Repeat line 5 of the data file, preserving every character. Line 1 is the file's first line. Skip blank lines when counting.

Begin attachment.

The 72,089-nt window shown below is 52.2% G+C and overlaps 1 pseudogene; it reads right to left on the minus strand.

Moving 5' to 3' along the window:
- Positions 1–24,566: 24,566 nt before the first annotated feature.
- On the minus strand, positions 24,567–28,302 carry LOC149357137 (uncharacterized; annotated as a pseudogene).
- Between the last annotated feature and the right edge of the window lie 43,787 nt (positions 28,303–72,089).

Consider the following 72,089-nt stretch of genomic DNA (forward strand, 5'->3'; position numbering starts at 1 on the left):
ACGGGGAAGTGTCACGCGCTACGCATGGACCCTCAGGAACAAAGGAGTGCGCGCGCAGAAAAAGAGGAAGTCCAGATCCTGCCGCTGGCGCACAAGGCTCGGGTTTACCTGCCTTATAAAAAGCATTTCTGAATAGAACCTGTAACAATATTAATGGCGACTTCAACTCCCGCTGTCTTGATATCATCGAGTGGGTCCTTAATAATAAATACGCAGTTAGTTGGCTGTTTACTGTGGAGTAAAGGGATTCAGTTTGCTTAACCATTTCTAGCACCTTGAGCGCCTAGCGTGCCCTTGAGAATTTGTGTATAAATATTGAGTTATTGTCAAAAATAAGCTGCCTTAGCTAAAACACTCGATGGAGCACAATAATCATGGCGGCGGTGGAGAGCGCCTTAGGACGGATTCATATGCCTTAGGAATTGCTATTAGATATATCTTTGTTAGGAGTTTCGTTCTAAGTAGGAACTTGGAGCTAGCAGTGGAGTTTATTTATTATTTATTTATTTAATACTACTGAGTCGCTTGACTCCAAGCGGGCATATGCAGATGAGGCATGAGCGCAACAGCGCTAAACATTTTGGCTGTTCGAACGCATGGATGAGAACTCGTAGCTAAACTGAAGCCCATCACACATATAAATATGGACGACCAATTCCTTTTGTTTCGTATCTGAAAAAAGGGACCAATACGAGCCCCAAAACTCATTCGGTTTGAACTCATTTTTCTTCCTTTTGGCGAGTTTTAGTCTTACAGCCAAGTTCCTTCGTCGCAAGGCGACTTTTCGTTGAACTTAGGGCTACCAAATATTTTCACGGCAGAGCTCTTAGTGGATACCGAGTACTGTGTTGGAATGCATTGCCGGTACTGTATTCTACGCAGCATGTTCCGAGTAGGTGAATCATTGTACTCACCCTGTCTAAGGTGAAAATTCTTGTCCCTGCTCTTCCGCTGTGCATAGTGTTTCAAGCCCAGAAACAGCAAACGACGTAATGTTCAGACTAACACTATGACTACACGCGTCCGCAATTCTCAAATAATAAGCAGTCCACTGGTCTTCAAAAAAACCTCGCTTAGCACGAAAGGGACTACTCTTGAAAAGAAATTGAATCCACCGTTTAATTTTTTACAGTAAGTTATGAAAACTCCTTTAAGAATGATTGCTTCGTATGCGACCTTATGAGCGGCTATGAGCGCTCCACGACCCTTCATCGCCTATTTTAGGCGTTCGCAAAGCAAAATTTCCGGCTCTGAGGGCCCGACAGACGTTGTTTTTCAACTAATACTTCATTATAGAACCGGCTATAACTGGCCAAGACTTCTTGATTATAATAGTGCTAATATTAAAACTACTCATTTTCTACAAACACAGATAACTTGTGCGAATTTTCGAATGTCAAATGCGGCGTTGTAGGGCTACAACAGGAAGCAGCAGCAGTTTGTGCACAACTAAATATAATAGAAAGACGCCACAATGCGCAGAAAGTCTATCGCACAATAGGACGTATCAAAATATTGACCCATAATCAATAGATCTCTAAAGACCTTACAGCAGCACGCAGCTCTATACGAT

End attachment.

- Between the last annotated feature and the right edge of the window lie 43,787 nt (positions 28,303–72,089).